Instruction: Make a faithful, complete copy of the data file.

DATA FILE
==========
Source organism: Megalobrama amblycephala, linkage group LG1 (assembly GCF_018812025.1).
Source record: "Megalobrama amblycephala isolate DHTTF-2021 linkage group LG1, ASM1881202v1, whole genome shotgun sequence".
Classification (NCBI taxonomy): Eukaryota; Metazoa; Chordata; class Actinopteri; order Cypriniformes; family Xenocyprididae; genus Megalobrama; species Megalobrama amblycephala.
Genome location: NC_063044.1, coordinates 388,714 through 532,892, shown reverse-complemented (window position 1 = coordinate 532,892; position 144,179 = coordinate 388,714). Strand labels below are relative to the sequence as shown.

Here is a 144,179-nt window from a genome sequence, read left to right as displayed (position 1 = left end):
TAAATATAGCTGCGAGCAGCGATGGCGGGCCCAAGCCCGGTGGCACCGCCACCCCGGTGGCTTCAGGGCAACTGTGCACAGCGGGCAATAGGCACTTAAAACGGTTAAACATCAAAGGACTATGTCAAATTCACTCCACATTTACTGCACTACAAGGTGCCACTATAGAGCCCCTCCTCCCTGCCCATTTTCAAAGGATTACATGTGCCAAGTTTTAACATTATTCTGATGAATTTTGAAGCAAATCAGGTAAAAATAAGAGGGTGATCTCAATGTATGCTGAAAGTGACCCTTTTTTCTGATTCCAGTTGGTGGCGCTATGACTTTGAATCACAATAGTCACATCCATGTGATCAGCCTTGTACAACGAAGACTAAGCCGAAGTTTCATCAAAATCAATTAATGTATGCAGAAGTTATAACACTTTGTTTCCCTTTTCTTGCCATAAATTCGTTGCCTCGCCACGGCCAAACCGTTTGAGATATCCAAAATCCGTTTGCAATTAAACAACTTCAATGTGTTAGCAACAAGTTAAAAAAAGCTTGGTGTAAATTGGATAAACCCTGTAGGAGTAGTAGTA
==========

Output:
Source organism: Megalobrama amblycephala, linkage group LG1 (assembly GCF_018812025.1).
Source record: "Megalobrama amblycephala isolate DHTTF-2021 linkage group LG1, ASM1881202v1, whole genome shotgun sequence".
Classification (NCBI taxonomy): Eukaryota; Metazoa; Chordata; class Actinopteri; order Cypriniformes; family Xenocyprididae; genus Megalobrama; species Megalobrama amblycephala.
Genome location: NC_063044.1, coordinates 388,714 through 532,892, shown reverse-complemented (window position 1 = coordinate 532,892; position 144,179 = coordinate 388,714). Strand labels below are relative to the sequence as shown.

Here is a 144,179-nt window from a genome sequence, read left to right as displayed (position 1 = left end):
TAAATATAGCTGCGAGCAGCGATGGCGGGCCCAAGCCCGGTGGCACCGCCACCCCGGTGGCTTCAGGGCAACTGTGCACAGCGGGCAATAGGCACTTAAAACGGTTAAACATCAAAGGACTATGTCAAATTCACTCCACATTTACTGCACTACAAGGTGCCACTATAGAGCCCCTCCTCCCTGCCCATTTTCAAAGGATTACATGTGCCAAGTTTTAACATTATTCTGATGAATTTTGAAGCAAATCAGGTAAAAATAAGAGGGTGATCTCAATGTATGCTGAAAGTGACCCTTTTTTCTGATTCCAGTTGGTGGCGCTATGACTTTGAATCACAATAGTCACATCCATGTGATCAGCCTTGTACAACGAAGACTAAGCCGAAGTTTCATCAAAATCAATTAATGTATGCAGAAGTTATAACACTTTGTTTCCCTTTTCTTGCCATAAATTCGTTGCCTCGCCACGGCCAAACCGTTTGAGATATCCAAAATCCGTTTGCAATTAAACAACTTCAATGTGTTAGCAACAAGTTAAAAAAAGCTTGGTGTAAATTGGATAAACCCTGTAGGAGTAGTAGTA